What’s In The Glass Box?

What’s In The Glass Box?

The box has finally arrived and slipping on the Google Glass, Technical Director Julian Thomas from Brisbane-based agency BCM already sees some issues with the wearable tech.

There has been a fair bit of anticipation and curiosity around Google Glass as a device and whether it will have a place in mainstream society alongside smartphones and smartwatches.

This curiosity is fuelled by the very fact that Glass is the first of its kind and we have nothing to compare it with. With this in mind it comes as no surprise that Google has staggered its release, either through fear that Glass could be seen as a novelty, and that a global release could see demand fall short of expectations, or that by releasing it slowly and carefully will build up more hype and interest.

Either way, we are lucky to get our hands on it and can’t wait to begin testing.

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Out of the box, my first impression is that despite reports of how alien this device looks when people are wearing it, as a piece of technology, this is really impressive. The amount of componentry built into the device with the space available is pretty amazing and to be honest for a first of its kind, I feel that the design is pretty clean.

Not only that, but putting it on I was worried that because all of the componentry is on the right-hand side, it would feel unbalanced, but this is not the case and I can see that wearing Glass will at least be comfortable. Anyway it’s early days so let’s see.

Before firing up Glass a small amount of configuration to the nosepiece and position of the screen is needed, so that the screen is in the optimal position to my field of view. The screen should be clearly visible whilst not obstructing the user’s vision.

Starting up the device, the screen displays the Glass logo and for the size of the display, the picture is surprisingly clear and like any new device a series of steps need to be completed in order to set up Glass. One of the requirements is to download MyGlass to your Android or iPhone so that the user can sync their phone to Google Glass in order to download apps, receive emails, make and receive calls, SMS and more.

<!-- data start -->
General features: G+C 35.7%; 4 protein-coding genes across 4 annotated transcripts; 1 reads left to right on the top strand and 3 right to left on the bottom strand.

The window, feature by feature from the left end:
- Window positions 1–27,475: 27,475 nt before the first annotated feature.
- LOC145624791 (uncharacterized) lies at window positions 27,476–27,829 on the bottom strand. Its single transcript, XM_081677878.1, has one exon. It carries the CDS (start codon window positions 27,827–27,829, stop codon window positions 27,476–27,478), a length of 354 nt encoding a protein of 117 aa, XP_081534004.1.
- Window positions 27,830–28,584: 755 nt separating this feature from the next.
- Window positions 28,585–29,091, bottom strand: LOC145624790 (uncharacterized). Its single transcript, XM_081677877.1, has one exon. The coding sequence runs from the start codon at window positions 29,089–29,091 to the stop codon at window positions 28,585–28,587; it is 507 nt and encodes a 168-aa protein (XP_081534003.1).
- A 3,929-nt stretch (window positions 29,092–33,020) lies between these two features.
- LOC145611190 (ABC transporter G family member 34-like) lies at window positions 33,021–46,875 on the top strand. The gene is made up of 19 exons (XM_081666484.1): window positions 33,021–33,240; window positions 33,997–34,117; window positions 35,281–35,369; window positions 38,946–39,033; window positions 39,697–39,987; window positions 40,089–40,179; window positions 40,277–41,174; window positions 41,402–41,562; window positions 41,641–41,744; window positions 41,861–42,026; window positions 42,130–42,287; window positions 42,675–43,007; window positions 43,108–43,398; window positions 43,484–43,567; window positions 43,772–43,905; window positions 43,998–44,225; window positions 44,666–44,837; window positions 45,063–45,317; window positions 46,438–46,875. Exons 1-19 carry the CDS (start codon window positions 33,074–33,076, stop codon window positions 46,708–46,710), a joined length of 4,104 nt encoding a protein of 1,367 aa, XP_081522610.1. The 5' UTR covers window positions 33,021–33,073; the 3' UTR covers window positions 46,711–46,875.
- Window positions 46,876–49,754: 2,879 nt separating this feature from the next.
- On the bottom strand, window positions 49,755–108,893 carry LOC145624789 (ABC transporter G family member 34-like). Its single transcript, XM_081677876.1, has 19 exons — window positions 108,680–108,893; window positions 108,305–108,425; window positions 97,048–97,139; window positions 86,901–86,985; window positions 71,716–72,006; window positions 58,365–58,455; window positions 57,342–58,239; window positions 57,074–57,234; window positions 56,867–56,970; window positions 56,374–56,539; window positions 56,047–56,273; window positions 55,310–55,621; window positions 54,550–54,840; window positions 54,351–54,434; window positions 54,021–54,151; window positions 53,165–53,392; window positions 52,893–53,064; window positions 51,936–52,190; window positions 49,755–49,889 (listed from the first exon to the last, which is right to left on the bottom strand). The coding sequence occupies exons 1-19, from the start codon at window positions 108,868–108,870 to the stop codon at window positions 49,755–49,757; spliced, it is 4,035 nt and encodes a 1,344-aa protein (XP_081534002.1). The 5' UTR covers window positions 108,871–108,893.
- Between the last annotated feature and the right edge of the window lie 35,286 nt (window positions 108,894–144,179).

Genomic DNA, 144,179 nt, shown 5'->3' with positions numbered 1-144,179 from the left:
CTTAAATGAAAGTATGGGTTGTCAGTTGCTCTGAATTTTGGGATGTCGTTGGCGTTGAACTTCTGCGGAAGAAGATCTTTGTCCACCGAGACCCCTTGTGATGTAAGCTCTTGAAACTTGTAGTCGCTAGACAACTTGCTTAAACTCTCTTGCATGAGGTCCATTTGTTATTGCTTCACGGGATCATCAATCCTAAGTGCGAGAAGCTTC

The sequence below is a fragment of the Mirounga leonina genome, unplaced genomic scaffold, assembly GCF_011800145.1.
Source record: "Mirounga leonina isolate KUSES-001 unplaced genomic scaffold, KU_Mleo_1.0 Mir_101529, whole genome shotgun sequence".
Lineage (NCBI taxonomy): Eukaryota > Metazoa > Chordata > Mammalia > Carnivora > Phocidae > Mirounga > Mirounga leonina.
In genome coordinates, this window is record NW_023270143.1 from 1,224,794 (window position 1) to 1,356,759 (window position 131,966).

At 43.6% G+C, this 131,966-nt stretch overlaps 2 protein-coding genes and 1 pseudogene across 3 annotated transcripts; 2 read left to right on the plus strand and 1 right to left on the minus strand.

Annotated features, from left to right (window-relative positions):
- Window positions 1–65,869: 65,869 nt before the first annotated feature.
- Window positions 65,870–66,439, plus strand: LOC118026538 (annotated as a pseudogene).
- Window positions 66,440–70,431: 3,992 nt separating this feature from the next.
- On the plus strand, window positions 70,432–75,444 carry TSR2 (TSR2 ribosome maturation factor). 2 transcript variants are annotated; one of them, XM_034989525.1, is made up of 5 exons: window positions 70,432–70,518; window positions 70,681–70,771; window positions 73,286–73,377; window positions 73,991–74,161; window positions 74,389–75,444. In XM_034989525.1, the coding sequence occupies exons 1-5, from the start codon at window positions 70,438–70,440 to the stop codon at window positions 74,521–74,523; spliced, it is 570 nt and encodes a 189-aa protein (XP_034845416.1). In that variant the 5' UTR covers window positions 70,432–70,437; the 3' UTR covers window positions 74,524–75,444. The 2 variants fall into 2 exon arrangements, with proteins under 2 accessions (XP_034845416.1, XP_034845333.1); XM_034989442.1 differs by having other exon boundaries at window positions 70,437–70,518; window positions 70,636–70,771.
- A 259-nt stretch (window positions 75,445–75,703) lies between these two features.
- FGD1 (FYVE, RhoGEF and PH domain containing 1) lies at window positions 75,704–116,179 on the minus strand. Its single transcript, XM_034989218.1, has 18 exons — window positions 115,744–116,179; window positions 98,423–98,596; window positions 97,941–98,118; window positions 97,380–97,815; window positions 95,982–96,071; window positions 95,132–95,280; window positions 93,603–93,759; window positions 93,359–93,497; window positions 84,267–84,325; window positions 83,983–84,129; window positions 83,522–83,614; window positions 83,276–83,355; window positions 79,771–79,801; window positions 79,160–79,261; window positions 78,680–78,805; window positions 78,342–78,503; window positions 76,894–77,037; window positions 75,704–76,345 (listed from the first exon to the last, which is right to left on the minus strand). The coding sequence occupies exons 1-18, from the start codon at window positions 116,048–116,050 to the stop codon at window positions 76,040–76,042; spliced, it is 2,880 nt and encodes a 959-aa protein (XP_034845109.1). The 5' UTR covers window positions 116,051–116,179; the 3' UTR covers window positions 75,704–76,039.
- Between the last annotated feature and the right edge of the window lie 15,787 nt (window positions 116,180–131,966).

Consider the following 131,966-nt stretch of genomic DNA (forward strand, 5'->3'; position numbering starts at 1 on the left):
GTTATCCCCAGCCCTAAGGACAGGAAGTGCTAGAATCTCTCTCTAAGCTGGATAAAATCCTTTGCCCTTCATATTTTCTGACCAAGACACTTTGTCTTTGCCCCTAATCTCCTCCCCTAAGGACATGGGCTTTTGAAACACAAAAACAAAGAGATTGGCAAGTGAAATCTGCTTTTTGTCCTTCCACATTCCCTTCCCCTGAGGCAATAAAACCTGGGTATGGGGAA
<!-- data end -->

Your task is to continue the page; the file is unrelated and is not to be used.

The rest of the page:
The final component I configure is the wink detection. Now for some, Glass already is a little creepy, so setting up wink detection that can be used as a cue to take a photo could be a step too far but let’s test it out first and not be too hasty to judge. I call out to another BCMer across the room and give them a slow wink. This is followed by a look of confusion and disgust. Maybe the wink gesture could be a little disconcerting.

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The user experience and user interface design is built around Google Now, “Just the right information just at the right time”. Google describe this interface as  “… a row of cards which wrap around your head…” with each ‘card’ containing history of your recent searches, phone calls, video calls, photos and videos you’ve taken on the device.

Navigating around this array of screens and information can be done via either voice commands or via the touch panel on the right. Both methods work seamlessly, although I did expect there to be more voice commands available so that ultimately you don’t need to keep tapping or swiping the side of your head. Hopefully there will be updates in the future that will improve on this functionality.

The sound delivery is exceptionally impressive on the device, as it doesn’t rely on conventional speakers but rather a ‘bone conduction transducer’ that rests on the user’s skull behind the ear and conducts sound to the inner ear. To the user this sound is clear as day, but to passers by, it is nearly completely inaudible. “Ping”, I just received an email, but now I can swipe to the unread email, tap to select the controls to the email and select “Read email aloud”. Now I can keep doing other things whilst having my emails read to me.

After this initial play with Glass, I have noticed a couple of drawbacks. After about an hours use my eyes are feeling strained from changing focus so often and from focusing on a screen so close. Also the side of my head is starting to warm up as the Glass starts to heat up. The final issue, and possibly one of the most frustrating, is the battery life. You can literally see the percentage bar just ticking away.

Whilst I can see some real potential to Google Glass after trying it out, I feel some serious use is needed to make a better judgement call. I also can’t help but feel that as an early adopter, I am a beta tester for something that could become something bigger. How this device will be perceived in the wild is the real elephant in the room. Could it be that everyday people will find Glass a social turn-off or even creepy? Let’s find out.

Read the first post here.

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